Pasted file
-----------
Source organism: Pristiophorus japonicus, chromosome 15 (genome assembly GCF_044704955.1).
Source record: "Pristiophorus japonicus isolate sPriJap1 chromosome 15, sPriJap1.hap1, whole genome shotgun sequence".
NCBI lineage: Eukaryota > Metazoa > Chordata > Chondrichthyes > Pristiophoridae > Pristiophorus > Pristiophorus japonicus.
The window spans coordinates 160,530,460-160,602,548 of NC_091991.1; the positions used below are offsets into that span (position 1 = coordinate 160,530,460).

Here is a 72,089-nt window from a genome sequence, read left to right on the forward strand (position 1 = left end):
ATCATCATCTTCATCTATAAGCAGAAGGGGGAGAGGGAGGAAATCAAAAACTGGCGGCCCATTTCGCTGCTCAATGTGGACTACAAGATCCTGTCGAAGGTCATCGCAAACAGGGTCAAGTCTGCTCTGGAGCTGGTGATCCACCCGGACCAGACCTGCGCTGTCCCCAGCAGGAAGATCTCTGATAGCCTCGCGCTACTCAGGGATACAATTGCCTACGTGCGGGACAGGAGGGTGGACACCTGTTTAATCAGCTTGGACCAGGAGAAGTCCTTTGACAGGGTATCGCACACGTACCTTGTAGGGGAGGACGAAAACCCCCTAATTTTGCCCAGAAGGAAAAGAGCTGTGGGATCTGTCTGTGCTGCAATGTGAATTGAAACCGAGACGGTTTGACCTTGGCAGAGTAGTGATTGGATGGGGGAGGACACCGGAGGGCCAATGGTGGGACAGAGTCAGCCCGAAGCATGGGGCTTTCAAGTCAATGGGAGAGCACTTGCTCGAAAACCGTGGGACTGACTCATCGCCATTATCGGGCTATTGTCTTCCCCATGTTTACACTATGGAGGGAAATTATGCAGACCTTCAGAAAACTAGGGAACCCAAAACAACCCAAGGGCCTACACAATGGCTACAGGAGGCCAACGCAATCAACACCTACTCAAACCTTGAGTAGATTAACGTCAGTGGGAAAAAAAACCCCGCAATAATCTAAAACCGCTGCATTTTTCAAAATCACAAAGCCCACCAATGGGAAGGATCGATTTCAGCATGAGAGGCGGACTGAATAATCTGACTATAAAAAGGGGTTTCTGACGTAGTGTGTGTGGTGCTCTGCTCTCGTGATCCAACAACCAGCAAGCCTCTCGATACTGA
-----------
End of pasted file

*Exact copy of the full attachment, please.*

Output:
Source organism: Pristiophorus japonicus, chromosome 15 (genome assembly GCF_044704955.1).
Source record: "Pristiophorus japonicus isolate sPriJap1 chromosome 15, sPriJap1.hap1, whole genome shotgun sequence".
NCBI lineage: Eukaryota > Metazoa > Chordata > Chondrichthyes > Pristiophoridae > Pristiophorus > Pristiophorus japonicus.
The window spans coordinates 160,530,460-160,602,548 of NC_091991.1; the positions used below are offsets into that span (position 1 = coordinate 160,530,460).

Here is a 72,089-nt window from a genome sequence, read left to right on the forward strand (position 1 = left end):
ATCATCATCTTCATCTATAAGCAGAAGGGGGAGAGGGAGGAAATCAAAAACTGGCGGCCCATTTCGCTGCTCAATGTGGACTACAAGATCCTGTCGAAGGTCATCGCAAACAGGGTCAAGTCTGCTCTGGAGCTGGTGATCCACCCGGACCAGACCTGCGCTGTCCCCAGCAGGAAGATCTCTGATAGCCTCGCGCTACTCAGGGATACAATTGCCTACGTGCGGGACAGGAGGGTGGACACCTGTTTAATCAGCTTGGACCAGGAGAAGTCCTTTGACAGGGTATCGCACACGTACCTTGTAGGGGAGGACGAAAACCCCCTAATTTTGCCCAGAAGGAAAAGAGCTGTGGGATCTGTCTGTGCTGCAATGTGAATTGAAACCGAGACGGTTTGACCTTGGCAGAGTAGTGATTGGATGGGGGAGGACACCGGAGGGCCAATGGTGGGACAGAGTCAGCCCGAAGCATGGGGCTTTCAAGTCAATGGGAGAGCACTTGCTCGAAAACCGTGGGACTGACTCATCGCCATTATCGGGCTATTGTCTTCCCCATGTTTACACTATGGAGGGAAATTATGCAGACCTTCAGAAAACTAGGGAACCCAAAACAACCCAAGGGCCTACACAATGGCTACAGGAGGCCAACGCAATCAACACCTACTCAAACCTTGAGTAGATTAACGTCAGTGGGAAAAAAAACCCCGCAATAATCTAAAACCGCTGCATTTTTCAAAATCACAAAGCCCACCAATGGGAAGGATCGATTTCAGCATGAGAGGCGGACTGAATAATCTGACTATAAAAAGGGGTTTCTGACGTAGTGTGTGTGGTGCTCTGCTCTCGTGATCCAACAACCAGCAAGCCTCTCGATACTGA